I was exhausted. Constantly. My body felt as if it was tied to the ground. Knowing I’d never see you again was too much for one body to handle. Everything I lost played over in my mind. I would never see your smile, the one that makes your eyes squint into crescent moons, again. I would never get the chance to hear your laugh, the one that always harmonized with my own, again. The crystal tears that left your eyes when you were sad, I would never see them. Your fiery red strands of hair that appeared crimson-gold in the sunlight, the very same hair that would never again get to cut every other month like I used to, I would never see it or touch it again. Your stunning green eyes that had hints of brown dispersed in them… weren’t emeralds. Not quite. Rather, they looked like dark forests tinted with brown stumps and dirt. I would never see those again either. You would never bake your best chocolate muffins again, you would never taste my chocolate cookies again. You would never clean the house or meet our little red fur dog. Those days when you helped me in my kitchen, those days when you played in the ocean, they would never be the same again.
Sorrowful music played in the church that day. You had a small funeral. Only me, a few of your old classmates, and your fellow soldiers joined. I knew it’s what you would have wanted. Before you were buried, I made sure to see you. One last time.
“Well, darling. It’s been a while, hasn’t it?”
There was no answer.
“I’ve missed you in ways you couldn’t imagine. How have you been?”
There was no answer.
“I made you favorite, here!”
I pulled out a small bag of chocolate chip cookies. Wrapped with the red blanket that you and I huddled under so long ago. I glanced at your wound-covered body. Cuts scattered across your limbs, scars of all kinds, everywhere, a large bullet wound dark on your neck. Your battered body was an obvious handicap. But I noticed, your face was still filled with kindness, even in death. Even when you were forced into fighting by those above, I recalled, you still smiled as bright as ever. I wanted so badly to do the same for you.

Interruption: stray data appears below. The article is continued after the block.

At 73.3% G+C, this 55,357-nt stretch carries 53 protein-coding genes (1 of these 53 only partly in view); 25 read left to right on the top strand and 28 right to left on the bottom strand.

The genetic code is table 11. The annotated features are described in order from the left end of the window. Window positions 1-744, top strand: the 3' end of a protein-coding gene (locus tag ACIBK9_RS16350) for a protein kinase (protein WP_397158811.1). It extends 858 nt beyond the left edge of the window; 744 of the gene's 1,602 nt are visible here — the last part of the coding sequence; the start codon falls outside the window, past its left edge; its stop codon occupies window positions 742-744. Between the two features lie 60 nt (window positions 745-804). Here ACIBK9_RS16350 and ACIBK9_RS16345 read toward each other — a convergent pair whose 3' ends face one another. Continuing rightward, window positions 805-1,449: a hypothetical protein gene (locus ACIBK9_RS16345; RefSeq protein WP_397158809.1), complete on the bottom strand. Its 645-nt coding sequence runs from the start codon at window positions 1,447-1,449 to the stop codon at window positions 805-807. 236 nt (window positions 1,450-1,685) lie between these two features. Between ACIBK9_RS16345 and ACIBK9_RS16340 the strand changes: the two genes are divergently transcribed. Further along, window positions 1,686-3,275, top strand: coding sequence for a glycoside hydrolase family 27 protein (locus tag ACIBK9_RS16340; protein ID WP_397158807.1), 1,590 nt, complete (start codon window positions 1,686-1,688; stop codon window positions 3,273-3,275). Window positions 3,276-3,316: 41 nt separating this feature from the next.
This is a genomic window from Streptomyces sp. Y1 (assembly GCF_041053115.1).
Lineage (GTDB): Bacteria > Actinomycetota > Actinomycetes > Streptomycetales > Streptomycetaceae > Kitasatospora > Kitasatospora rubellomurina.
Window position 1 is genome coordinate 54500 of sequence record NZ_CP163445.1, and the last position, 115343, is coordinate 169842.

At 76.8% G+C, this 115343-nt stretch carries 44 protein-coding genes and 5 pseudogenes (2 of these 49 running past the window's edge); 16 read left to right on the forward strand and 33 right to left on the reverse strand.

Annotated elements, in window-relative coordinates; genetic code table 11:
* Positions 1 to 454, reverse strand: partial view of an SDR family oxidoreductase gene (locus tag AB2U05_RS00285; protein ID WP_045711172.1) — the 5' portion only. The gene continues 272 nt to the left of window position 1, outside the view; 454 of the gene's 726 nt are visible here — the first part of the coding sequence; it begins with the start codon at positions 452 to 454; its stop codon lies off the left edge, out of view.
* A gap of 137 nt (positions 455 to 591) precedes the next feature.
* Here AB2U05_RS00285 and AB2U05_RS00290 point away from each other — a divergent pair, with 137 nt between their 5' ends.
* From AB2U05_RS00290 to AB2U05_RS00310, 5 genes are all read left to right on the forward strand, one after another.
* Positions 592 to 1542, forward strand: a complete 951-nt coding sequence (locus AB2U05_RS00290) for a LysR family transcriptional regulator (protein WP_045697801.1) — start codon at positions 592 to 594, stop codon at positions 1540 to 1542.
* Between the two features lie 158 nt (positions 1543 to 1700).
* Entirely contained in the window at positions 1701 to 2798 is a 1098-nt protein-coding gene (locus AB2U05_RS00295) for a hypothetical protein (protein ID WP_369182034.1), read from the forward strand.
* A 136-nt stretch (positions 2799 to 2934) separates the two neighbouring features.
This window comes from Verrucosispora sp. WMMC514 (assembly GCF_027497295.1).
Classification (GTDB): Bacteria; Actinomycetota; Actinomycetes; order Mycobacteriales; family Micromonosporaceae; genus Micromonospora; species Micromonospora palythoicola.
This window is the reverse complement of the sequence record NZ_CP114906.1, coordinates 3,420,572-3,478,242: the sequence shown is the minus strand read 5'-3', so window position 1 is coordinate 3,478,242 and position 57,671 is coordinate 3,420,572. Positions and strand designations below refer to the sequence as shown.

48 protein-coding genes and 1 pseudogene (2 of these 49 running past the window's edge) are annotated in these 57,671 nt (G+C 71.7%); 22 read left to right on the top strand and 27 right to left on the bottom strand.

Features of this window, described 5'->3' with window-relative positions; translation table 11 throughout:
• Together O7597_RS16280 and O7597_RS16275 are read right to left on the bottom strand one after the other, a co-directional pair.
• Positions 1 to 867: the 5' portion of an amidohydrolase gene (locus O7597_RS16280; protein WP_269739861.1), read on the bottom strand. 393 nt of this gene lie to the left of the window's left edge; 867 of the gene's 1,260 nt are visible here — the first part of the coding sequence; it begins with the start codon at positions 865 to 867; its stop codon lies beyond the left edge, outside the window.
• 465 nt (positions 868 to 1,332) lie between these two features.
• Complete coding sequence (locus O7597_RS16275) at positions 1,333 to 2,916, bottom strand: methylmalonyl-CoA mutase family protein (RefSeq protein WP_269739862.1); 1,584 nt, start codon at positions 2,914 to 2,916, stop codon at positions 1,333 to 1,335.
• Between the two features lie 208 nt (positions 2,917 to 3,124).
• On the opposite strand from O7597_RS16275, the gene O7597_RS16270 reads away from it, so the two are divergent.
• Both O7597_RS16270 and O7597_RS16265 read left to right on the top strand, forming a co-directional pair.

So, with a smile, I pressed your gift carefully into your hands. With a quick goodbye, I shut the casket. I watched as the casket was lowered to the ground. I watched as dirt fluttered down, covering the hole, and buried my son. Slight sniffing was heard all around. The loudest ones were heard from me.
Now, rocking back and forth on the rocking chair, I hummed. It’s nighttime, and are no birds to reply to my song. My hands stroke the dog on my lap. His sickly figure fell asleep no too long ago. I sat, contemplating, for who knows how long. When I looked up, I was greeted by the rising sun. The limp red dog on my lap holding an expression of satisfaction. The same sight of the beautiful water glistening from the sun, how beautiful it was. I heard the first chirps from away in the leaves.
“Goodmorning my songbirds.”
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How impressive it is that a 14 year old kid can write a story like that!
Very moving story. I loved it!
Amazing!! And only 14 with such depth. Every detail and nuance came across effortlessly and painted such an image of love, grief and such heartache, I too cried a bit. I now will be sure to hug my children tightly tonight, even though they are now young adults. Thank you for sharing this story that you have so skillfully conjured in your heart, I am grateful! David Arias